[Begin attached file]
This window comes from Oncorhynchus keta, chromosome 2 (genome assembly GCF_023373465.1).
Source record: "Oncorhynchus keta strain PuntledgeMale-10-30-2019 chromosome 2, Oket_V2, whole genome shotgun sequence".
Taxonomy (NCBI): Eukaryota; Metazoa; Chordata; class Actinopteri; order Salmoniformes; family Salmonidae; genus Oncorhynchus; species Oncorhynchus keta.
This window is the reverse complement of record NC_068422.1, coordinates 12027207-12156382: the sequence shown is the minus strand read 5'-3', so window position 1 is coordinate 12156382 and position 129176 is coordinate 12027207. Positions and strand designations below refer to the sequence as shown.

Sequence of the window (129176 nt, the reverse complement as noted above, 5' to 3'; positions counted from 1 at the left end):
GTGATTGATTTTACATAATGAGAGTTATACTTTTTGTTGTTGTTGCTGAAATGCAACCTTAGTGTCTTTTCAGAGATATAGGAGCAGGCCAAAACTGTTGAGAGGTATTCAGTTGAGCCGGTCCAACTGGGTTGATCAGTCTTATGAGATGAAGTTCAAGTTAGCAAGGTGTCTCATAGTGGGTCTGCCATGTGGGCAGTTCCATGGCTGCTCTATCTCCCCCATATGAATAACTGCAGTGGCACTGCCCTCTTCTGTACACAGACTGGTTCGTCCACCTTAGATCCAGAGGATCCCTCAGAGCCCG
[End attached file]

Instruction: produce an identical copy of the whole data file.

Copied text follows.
This window comes from Oncorhynchus keta, chromosome 2 (genome assembly GCF_023373465.1).
Source record: "Oncorhynchus keta strain PuntledgeMale-10-30-2019 chromosome 2, Oket_V2, whole genome shotgun sequence".
Taxonomy (NCBI): Eukaryota; Metazoa; Chordata; class Actinopteri; order Salmoniformes; family Salmonidae; genus Oncorhynchus; species Oncorhynchus keta.
This window is the reverse complement of record NC_068422.1, coordinates 12027207-12156382: the sequence shown is the minus strand read 5'-3', so window position 1 is coordinate 12156382 and position 129176 is coordinate 12027207. Positions and strand designations below refer to the sequence as shown.

Sequence of the window (129176 nt, the reverse complement as noted above, 5' to 3'; positions counted from 1 at the left end):
GTGATTGATTTTACATAATGAGAGTTATACTTTTTGTTGTTGTTGCTGAAATGCAACCTTAGTGTCTTTTCAGAGATATAGGAGCAGGCCAAAACTGTTGAGAGGTATTCAGTTGAGCCGGTCCAACTGGGTTGATCAGTCTTATGAGATGAAGTTCAAGTTAGCAAGGTGTCTCATAGTGGGTCTGCCATGTGGGCAGTTCCATGGCTGCTCTATCTCCCCCATATGAATAACTGCAGTGGCACTGCCCTCTTCTGTACACAGACTGGTTCGTCCACCTTAGATCCAGAGGATCCCTCAGAGCCCG